In the final weeks of crafting its proposal, the Newberg School District met with 30 community members on Jan. 30 to map out its plans for the construction bond it hopes to put on the ballot in May. The bond, estimated at around $140 million, is expected to include – among myriad other changes for every school in the district – a complete replacement of Dundee Elementary School, a renovation of the cafeteria at Edwards Elementary School and additional funding for Career and Technical Education programs.
Parents and concerned community members gathered at last week's event at Newberg High School, where they could explore the various layers of the proposed bond and voice their questions and concerns. Karina Ruiz from BRIC Architecture – the firm tasked with planning many of the construction projects – spoke to attendees about the proposal at length as well.
"Everyone went around to check out the posters and ask questions, and they submitted comment cards," NSD communications coordinator Gregg Koskela said. "Then we all got back together in the big group and discussed further questions, which included the costs of various projects, how long they would take, etc."
BRIC is now compiling the feedback received at that meeting and from a Tuesday night meeting with staff and faculty in the district. Bond development committee members met Tuesday night as well to iron out some of the details of the proposal.
Koskela said that in the next few weeks the district will send mailers to voters in the area who do not have a direct connection to the school district. So far, the district has been making its case to parents, teachers and community members who are connected to the schools in some way. They know that likely won't be enough for the bond to pass, so they plan to send out physical mailers in addition to online opportunities for local residents to provide feedback.
So far, what the district has heard from the community about the bond proposal – especially its big ticket items – has been encouraging, Koskela said.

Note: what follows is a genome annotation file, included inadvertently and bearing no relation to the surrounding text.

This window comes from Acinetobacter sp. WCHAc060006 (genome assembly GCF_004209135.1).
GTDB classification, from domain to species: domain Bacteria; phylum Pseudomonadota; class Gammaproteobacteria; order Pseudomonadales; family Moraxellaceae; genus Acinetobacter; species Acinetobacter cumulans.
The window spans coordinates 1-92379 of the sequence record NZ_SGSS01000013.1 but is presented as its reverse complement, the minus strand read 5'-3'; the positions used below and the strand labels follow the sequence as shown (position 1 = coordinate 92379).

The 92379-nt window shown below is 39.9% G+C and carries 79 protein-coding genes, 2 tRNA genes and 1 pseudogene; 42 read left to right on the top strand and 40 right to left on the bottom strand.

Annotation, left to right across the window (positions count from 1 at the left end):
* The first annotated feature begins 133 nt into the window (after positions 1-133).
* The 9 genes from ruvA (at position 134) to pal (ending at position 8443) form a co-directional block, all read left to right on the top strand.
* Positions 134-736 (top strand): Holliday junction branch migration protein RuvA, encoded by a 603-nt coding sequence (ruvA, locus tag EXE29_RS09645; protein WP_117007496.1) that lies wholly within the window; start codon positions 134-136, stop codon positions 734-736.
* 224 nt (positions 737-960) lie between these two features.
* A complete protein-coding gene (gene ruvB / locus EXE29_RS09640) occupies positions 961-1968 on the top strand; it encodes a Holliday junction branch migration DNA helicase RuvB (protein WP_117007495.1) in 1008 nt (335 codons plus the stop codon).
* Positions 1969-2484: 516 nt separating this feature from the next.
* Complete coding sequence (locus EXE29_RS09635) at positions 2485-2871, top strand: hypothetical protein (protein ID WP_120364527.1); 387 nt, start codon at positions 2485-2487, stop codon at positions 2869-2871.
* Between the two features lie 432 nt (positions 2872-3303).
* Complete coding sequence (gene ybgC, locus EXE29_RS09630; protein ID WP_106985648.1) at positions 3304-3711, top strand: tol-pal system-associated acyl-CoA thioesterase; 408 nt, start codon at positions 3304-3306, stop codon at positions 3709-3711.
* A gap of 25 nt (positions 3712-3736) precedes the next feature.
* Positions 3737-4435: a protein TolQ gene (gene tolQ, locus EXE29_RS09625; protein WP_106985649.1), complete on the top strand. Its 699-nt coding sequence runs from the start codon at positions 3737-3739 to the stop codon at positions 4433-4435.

"It has been really positive, which is really encouraging for us," he said. "We are grateful for a long history of support in this community for our schools. It's a bit of a harder sell because it will raise taxes, even though it's significantly less based on where we've been historically."
The district plans to reflect on the feedback received from the public and craft the final language of the bond proposal before the Feb. 25 school board meeting. At that meeting, district officials will present the title and question that will appear on the ballot in May, subject to approval by the school board.
Questions submitted to the district have often centered around cost. Some voters are worried about the increase in taxes, Koskela said, but the district aims to make this bond more affordable than previous ones.
Koskela said the district crunched the numbers and found a way to avoid overlap between the previous bond and the new one, should the new one pass in May. The cost per year for this bond is estimated at $1.99 per $1,000 of assessed value on taxpayers' homes, but that wouldn't be stacked on top of the 77 cents per $1,000 that homeowners are already paying.
In 2020, the cost of the new bond would be $1.22 per $1,000 assessed value, joined with the old bond (77 cents in its final year) to add up to the $1.99 per $1,000 assessed value figure that taxpayers would pay for the foreseeable future. Starting in 2021, the $1.99 per $1,000 assessed value would only go toward the new bond.
So what does that mean for the average homeowner paying taxes on this bond? According to real estate website Zillow, the average home value in Newberg is $390,489. Assessed value of a home is roughly 60 percent of its real market value, so for Newberg residents that equates to an average assessed value of $234,293.40.
At a rate of $1.99 per $1,000 of assessed value, Newberg homeowners would pay an average of $466 per year on this bond at the current value of the average home. Koskela said they're expecting the bond to be paid off in roughly 23 years, and that this cost is cheaper than what taxpayers have doled out on previous construction bonds.
Former school board chairman Bob Woodruff spoke at Thursday's meeting about residents' biggest concern: the cost of the bond and why he and the district believe it is a worthy investment.
"If we were good politicians, we would have gone out for a bond a couple of years ago," Woodruff said. "We could have kept everyone's taxes flat and our work would have been a lot easier. However, because of the budget issues in the district at the time, we did not have the capacity to put together a valuable bond package. We would have just been chasing dollars, rather than putting together a quality group of projects. We wanted to be good stewards of your tax dollars, rather than good politicians."
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